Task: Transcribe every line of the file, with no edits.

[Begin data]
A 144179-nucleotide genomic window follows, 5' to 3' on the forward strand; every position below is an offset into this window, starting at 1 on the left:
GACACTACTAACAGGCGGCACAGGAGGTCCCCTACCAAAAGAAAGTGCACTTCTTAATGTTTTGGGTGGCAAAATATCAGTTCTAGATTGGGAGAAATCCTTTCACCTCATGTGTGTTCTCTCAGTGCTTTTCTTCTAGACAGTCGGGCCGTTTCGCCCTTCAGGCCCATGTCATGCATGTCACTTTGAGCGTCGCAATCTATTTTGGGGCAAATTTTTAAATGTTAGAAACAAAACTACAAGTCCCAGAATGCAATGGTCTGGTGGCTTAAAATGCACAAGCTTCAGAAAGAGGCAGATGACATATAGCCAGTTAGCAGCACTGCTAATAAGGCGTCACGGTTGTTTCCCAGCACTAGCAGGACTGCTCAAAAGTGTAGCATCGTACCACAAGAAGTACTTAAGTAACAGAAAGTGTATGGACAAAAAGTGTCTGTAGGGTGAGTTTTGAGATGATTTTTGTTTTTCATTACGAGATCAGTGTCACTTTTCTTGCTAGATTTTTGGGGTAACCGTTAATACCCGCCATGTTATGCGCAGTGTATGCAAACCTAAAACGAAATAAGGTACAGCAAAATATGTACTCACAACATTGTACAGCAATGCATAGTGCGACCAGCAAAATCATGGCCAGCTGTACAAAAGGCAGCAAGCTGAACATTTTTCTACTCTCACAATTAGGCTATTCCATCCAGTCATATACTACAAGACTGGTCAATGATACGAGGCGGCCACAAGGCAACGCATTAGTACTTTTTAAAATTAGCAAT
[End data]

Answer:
A 144179-nucleotide genomic window follows, 5' to 3' on the forward strand; every position below is an offset into this window, starting at 1 on the left:
GACACTACTAACAGGCGGCACAGGAGGTCCCCTACCAAAAGAAAGTGCACTTCTTAATGTTTTGGGTGGCAAAATATCAGTTCTAGATTGGGAGAAATCCTTTCACCTCATGTGTGTTCTCTCAGTGCTTTTCTTCTAGACAGTCGGGCCGTTTCGCCCTTCAGGCCCATGTCATGCATGTCACTTTGAGCGTCGCAATCTATTTTGGGGCAAATTTTTAAATGTTAGAAACAAAACTACAAGTCCCAGAATGCAATGGTCTGGTGGCTTAAAATGCACAAGCTTCAGAAAGAGGCAGATGACATATAGCCAGTTAGCAGCACTGCTAATAAGGCGTCACGGTTGTTTCCCAGCACTAGCAGGACTGCTCAAAAGTGTAGCATCGTACCACAAGAAGTACTTAAGTAACAGAAAGTGTATGGACAAAAAGTGTCTGTAGGGTGAGTTTTGAGATGATTTTTGTTTTTCATTACGAGATCAGTGTCACTTTTCTTGCTAGATTTTTGGGGTAACCGTTAATACCCGCCATGTTATGCGCAGTGTATGCAAACCTAAAACGAAATAAGGTACAGCAAAATATGTACTCACAACATTGTACAGCAATGCATAGTGCGACCAGCAAAATCATGGCCAGCTGTACAAAAGGCAGCAAGCTGAACATTTTTCTACTCTCACAATTAGGCTATTCCATCCAGTCATATACTACAAGACTGGTCAATGATACGAGGCGGCCACAAGGCAACGCATTAGTACTTTTTAAAATTAGCAAT